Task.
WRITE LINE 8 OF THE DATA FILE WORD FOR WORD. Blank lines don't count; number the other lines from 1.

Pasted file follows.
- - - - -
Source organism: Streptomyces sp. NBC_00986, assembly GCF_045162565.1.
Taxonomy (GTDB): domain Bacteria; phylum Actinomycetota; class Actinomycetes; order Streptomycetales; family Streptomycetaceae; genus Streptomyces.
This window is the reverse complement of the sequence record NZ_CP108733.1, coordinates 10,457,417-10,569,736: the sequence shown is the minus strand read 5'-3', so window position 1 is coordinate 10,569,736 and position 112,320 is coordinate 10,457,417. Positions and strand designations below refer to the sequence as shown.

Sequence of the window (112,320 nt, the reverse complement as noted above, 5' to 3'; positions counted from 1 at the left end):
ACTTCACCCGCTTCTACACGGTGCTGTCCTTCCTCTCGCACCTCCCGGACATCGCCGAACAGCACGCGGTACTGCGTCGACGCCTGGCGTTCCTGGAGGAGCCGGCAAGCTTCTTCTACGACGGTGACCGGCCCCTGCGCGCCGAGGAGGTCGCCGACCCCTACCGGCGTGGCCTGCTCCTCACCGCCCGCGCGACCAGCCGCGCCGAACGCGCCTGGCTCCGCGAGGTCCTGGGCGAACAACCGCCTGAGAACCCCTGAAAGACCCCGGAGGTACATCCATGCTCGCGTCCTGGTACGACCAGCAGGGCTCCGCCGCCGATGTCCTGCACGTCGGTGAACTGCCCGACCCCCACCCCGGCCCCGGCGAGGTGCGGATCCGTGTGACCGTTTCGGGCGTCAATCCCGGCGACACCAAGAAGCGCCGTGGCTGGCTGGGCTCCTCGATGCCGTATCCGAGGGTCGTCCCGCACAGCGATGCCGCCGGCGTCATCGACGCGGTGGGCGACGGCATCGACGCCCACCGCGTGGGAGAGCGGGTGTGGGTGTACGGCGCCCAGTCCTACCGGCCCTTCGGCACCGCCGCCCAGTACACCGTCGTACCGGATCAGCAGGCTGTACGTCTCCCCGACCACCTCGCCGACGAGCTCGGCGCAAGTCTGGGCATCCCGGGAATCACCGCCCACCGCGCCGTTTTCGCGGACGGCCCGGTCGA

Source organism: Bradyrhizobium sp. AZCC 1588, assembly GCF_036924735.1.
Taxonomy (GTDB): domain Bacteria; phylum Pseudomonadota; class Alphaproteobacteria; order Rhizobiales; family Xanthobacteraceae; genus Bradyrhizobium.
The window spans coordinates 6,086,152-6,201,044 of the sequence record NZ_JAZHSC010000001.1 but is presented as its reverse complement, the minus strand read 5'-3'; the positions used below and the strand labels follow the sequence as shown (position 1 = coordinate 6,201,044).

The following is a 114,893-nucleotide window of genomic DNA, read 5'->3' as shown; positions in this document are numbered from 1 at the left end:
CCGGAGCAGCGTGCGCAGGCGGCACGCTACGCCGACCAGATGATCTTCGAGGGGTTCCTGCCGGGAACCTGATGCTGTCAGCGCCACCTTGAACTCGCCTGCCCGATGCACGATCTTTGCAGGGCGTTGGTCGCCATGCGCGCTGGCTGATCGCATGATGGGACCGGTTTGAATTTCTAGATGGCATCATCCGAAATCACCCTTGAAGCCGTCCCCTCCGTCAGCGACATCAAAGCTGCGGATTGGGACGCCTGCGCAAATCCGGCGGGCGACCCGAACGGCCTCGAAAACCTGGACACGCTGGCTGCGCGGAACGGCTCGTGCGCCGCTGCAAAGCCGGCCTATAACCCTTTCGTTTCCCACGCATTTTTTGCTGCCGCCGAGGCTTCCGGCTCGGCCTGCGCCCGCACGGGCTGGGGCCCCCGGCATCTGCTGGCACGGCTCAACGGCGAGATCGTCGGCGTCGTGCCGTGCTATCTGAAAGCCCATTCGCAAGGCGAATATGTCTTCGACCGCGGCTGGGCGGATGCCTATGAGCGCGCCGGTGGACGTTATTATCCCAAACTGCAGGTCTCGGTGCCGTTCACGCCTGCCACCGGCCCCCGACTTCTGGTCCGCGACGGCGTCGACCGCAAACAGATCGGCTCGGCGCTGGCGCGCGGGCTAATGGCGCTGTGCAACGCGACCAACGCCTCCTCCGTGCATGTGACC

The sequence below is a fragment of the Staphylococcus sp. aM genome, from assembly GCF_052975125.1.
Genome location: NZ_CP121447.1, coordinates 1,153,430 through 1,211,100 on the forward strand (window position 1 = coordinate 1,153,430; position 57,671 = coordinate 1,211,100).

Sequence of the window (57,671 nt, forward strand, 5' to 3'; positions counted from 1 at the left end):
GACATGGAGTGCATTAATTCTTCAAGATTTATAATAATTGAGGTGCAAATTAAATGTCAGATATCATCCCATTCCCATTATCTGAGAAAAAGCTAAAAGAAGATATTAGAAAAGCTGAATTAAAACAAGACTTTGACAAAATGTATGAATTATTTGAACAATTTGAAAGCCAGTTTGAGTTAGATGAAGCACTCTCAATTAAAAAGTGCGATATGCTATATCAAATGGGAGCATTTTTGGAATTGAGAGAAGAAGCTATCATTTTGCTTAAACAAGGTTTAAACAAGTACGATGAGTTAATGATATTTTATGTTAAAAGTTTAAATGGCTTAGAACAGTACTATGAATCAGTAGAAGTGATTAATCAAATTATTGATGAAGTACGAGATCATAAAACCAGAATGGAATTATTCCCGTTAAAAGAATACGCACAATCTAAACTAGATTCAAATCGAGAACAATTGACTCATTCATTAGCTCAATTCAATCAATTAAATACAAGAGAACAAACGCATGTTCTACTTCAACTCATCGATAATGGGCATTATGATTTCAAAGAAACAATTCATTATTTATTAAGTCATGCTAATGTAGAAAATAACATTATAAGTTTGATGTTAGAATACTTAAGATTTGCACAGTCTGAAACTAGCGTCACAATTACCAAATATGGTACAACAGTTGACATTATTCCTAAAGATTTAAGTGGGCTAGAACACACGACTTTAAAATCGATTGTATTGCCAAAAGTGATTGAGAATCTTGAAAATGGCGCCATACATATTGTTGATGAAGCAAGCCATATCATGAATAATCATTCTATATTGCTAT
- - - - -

The window spans coordinates 6,086,152-6,201,044 of the sequence record NZ_JAZHSC010000001.1 but is presented as its reverse complement, the minus strand read 5'-3'; the positions used below and the strand labels follow the sequence as shown (position 1 = coordinate 6,201,044).